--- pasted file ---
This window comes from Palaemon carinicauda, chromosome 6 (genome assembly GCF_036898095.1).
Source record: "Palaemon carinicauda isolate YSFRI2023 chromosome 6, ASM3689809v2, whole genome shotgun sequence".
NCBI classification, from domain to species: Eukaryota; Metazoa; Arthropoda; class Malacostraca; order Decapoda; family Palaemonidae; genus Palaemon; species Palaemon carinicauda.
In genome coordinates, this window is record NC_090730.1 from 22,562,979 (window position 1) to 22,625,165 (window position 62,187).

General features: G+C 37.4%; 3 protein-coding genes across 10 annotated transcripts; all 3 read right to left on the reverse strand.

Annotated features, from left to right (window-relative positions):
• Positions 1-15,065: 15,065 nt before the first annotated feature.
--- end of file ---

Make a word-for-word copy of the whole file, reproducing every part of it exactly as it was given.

This window comes from Palaemon carinicauda, chromosome 6 (genome assembly GCF_036898095.1).
Source record: "Palaemon carinicauda isolate YSFRI2023 chromosome 6, ASM3689809v2, whole genome shotgun sequence".
NCBI classification, from domain to species: Eukaryota; Metazoa; Arthropoda; class Malacostraca; order Decapoda; family Palaemonidae; genus Palaemon; species Palaemon carinicauda.
In genome coordinates, this window is record NC_090730.1 from 22,562,979 (window position 1) to 22,625,165 (window position 62,187).

General features: G+C 37.4%; 3 protein-coding genes across 10 annotated transcripts; all 3 read right to left on the reverse strand.

Annotated features, from left to right (window-relative positions):
• Positions 1-15,065: 15,065 nt before the first annotated feature.